It was a last-minute mini-brainstorm, which took place at a traffic light during the morning commute. It went something like this: Eight days after the runoff, Kasim Reed may finally become the undisputed mayor-elect today. We should hang out with him.
Reed had scheduled an 11am news conference to announce his new interim police chief. I called his communications guy, Reese McCranie, and left a voice mail.
At the news conference, McCranie said he hadn’t listened to my message. I made the pitch: We know the recount will be finished this afternoon. In all likelihood, Mary Norwood will finally concede. We want to be nearby.
It was a last-minute request for unusual access to the next mayor. McCranie’s instinct was to reject it. “I’ll see what Kasim says,” said McCranie. “I don’t know what’s on his schedule.”
We lingered at the end of Reed’s news conference. So did Reed. I made the pitch directly to Reed. Reed’s instinct was to accept it.
Many political PR folks would have taken offense at my approach. McCranie, a twenty-something guy who earned the respect of reporters covering the mayor’s race, took none. “We’ll make it happen,” he said.
The news conference had taken place at Reed’s transition office at city hall (set up despite the fact that the election was still unsettled. Reed’s mentor, Mayor Shirley Franklin, gave Reed the space in the old Board of Aldermen meeting room). We hung around city hall.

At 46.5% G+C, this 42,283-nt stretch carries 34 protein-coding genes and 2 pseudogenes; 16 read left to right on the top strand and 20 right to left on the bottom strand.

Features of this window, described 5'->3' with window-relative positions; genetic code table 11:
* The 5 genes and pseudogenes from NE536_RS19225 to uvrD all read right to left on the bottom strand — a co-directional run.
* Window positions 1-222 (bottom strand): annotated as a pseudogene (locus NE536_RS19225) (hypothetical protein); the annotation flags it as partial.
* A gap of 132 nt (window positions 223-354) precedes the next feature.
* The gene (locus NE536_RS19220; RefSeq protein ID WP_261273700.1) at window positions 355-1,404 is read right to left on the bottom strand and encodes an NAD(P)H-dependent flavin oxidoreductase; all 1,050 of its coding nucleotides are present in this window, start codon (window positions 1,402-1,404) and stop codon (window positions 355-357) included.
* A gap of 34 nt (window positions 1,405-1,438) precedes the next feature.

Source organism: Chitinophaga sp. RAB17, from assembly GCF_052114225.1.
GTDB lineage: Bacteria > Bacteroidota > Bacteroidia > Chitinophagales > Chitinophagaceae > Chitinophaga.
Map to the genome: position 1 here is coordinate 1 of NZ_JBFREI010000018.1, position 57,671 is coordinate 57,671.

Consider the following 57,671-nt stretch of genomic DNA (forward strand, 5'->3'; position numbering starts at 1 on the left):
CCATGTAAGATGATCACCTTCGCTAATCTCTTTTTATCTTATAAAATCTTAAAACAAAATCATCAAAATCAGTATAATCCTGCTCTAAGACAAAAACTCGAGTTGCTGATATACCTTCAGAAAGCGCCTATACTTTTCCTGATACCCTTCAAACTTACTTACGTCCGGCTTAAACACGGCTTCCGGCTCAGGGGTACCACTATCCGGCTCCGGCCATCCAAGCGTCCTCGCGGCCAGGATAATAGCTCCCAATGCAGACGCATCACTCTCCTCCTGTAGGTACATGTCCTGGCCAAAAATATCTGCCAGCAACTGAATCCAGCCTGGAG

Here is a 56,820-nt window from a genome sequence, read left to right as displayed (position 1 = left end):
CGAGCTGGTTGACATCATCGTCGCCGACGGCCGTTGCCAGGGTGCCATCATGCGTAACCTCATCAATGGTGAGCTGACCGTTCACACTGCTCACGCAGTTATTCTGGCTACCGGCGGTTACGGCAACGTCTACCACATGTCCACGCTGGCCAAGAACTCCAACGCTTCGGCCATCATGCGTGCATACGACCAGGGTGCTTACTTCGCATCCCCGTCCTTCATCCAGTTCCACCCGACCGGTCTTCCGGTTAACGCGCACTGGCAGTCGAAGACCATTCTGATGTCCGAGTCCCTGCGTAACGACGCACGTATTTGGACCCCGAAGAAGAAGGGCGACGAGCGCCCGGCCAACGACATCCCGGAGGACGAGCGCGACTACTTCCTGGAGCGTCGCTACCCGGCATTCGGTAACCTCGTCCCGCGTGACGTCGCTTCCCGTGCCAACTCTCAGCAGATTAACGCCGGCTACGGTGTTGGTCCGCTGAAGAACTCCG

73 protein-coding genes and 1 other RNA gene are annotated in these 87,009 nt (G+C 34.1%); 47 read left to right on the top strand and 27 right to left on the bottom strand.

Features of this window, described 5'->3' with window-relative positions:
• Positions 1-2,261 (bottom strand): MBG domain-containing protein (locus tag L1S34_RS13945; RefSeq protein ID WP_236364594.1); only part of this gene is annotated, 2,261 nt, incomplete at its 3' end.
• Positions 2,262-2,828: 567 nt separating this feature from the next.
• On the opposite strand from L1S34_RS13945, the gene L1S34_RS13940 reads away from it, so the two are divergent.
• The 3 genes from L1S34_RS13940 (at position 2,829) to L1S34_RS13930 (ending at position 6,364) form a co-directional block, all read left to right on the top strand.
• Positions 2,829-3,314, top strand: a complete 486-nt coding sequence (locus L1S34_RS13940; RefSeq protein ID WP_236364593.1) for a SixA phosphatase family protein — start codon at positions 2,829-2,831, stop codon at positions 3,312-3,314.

Then McCranie disappeared to watch the recount across town. Reed slipped out a door to attend a meeting. Photog Pete Smith and I went to the Capitol for lunch.
The recount was expected to take most of the day. It finished by 12:40pm, and went to Reed. “You just missed Shirley Franklin,” said McCranie when we returned. We entered Reed’s “office” — a curtained-off area in the old Board room — where he was taking congratulatory phone calls. He had just talked with Norwood, who’d phoned to concede. WXIA reported Norwood’s concession, a small but significant scoop.
Following the phone calls, Reed said he needed some air. We watched as Reed walked from City Hall to his car at the Capitol and back. Reed received congratulatory handshakes and horn honks. We chatted about the upheaval in the state House of Representatives. Reed had just resigned as a Senator to run for Mayor.
At a street corner, he pointed to the tower in the old City Hall building. “Do you know what’s up there?” he asked me, pointing to the top floor. Like Reed, I’d never been to the 17th floor.
Following our walk, other news media began to gather at Reed’s office. He’d scheduled another news conference, his first as the undisputed mayor-elect.
I got in the elevator and rode to the top floor. At the fifteenth floor, I saw the Office of Grant Management. “What’s upstairs?” I asked a city worker. She didn’t know.
I went into the stairwell, where I saw a sign that said “no roof access.” I tried the door. It was unlocked. I entered the mysterious top floor of the City Hall tower. It was filled with boxes, cobwebs and wasp nests. I took three photos.
And then I went to Kasim Reed’s news conference. I’d intended to show him the photos, but a 6pm deadline pressed.
Perhaps another time.